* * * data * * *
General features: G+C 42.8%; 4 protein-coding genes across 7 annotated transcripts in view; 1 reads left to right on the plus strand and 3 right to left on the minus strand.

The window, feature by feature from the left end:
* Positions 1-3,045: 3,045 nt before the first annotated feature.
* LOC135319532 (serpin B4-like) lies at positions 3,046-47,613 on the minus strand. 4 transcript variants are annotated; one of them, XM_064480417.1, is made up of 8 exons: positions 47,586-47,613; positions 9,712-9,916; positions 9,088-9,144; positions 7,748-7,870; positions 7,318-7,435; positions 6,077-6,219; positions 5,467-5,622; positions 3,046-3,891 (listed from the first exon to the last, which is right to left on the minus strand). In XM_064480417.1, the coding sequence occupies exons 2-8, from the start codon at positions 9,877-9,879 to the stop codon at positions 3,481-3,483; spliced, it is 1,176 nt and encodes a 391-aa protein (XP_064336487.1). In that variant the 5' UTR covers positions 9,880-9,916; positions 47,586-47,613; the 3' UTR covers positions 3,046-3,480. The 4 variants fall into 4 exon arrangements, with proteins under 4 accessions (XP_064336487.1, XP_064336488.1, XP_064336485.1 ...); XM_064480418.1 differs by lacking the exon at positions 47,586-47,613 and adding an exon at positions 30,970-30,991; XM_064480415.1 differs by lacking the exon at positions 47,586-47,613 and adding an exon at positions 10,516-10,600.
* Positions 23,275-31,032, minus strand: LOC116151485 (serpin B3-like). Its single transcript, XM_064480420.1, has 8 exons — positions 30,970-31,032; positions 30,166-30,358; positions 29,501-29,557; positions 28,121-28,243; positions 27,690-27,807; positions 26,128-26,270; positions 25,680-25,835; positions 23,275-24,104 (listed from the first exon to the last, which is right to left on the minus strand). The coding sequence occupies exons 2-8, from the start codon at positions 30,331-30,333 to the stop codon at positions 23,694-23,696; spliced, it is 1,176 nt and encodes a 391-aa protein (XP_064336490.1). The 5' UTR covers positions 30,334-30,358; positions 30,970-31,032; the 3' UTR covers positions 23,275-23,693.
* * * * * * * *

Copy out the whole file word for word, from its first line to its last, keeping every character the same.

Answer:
General features: G+C 42.8%; 4 protein-coding genes across 7 annotated transcripts in view; 1 reads left to right on the plus strand and 3 right to left on the minus strand.

The window, feature by feature from the left end:
* Positions 1-3,045: 3,045 nt before the first annotated feature.
* LOC135319532 (serpin B4-like) lies at positions 3,046-47,613 on the minus strand. 4 transcript variants are annotated; one of them, XM_064480417.1, is made up of 8 exons: positions 47,586-47,613; positions 9,712-9,916; positions 9,088-9,144; positions 7,748-7,870; positions 7,318-7,435; positions 6,077-6,219; positions 5,467-5,622; positions 3,046-3,891 (listed from the first exon to the last, which is right to left on the minus strand). In XM_064480417.1, the coding sequence occupies exons 2-8, from the start codon at positions 9,877-9,879 to the stop codon at positions 3,481-3,483; spliced, it is 1,176 nt and encodes a 391-aa protein (XP_064336487.1). In that variant the 5' UTR covers positions 9,880-9,916; positions 47,586-47,613; the 3' UTR covers positions 3,046-3,480. The 4 variants fall into 4 exon arrangements, with proteins under 4 accessions (XP_064336487.1, XP_064336488.1, XP_064336485.1 ...); XM_064480418.1 differs by lacking the exon at positions 47,586-47,613 and adding an exon at positions 30,970-30,991; XM_064480415.1 differs by lacking the exon at positions 47,586-47,613 and adding an exon at positions 10,516-10,600.
* Positions 23,275-31,032, minus strand: LOC116151485 (serpin B3-like). Its single transcript, XM_064480420.1, has 8 exons — positions 30,970-31,032; positions 30,166-30,358; positions 29,501-29,557; positions 28,121-28,243; positions 27,690-27,807; positions 26,128-26,270; positions 25,680-25,835; positions 23,275-24,104 (listed from the first exon to the last, which is right to left on the minus strand). The coding sequence occupies exons 2-8, from the start codon at positions 30,331-30,333 to the stop codon at positions 23,694-23,696; spliced, it is 1,176 nt and encodes a 391-aa protein (XP_064336490.1). The 5' UTR covers positions 30,334-30,358; positions 30,970-31,032; the 3' UTR covers positions 23,275-23,693.